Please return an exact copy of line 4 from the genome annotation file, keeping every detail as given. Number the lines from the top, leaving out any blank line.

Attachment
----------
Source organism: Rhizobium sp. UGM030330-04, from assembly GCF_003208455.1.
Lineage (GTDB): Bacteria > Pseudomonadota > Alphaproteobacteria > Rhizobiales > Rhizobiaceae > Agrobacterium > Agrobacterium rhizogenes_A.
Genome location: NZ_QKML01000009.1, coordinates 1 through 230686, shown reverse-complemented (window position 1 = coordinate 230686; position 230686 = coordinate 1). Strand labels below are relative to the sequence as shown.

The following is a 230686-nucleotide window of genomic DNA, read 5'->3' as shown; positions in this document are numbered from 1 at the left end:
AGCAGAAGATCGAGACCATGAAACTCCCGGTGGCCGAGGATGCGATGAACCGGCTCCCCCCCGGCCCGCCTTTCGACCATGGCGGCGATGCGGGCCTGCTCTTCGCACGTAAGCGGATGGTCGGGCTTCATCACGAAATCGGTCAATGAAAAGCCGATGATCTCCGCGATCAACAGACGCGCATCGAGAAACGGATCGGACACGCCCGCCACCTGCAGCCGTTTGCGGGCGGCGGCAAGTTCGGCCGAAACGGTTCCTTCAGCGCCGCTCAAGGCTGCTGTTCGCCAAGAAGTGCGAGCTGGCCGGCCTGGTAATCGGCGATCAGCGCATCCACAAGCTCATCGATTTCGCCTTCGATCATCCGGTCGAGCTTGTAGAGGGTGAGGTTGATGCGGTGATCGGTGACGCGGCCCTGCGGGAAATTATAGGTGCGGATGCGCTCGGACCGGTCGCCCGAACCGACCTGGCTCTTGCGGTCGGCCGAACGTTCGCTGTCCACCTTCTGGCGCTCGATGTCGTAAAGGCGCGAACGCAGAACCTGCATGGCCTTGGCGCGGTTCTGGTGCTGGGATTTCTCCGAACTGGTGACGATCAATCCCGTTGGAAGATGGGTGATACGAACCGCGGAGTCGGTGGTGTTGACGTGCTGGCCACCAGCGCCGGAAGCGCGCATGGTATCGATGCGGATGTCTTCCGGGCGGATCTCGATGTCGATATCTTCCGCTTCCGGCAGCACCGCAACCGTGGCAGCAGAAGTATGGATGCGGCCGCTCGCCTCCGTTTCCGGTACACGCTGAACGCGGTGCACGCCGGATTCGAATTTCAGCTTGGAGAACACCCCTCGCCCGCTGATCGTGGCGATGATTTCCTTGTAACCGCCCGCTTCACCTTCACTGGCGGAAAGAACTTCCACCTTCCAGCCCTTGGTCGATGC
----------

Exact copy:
The following is a 230686-nucleotide window of genomic DNA, read 5'->3' as shown; positions in this document are numbered from 1 at the left end: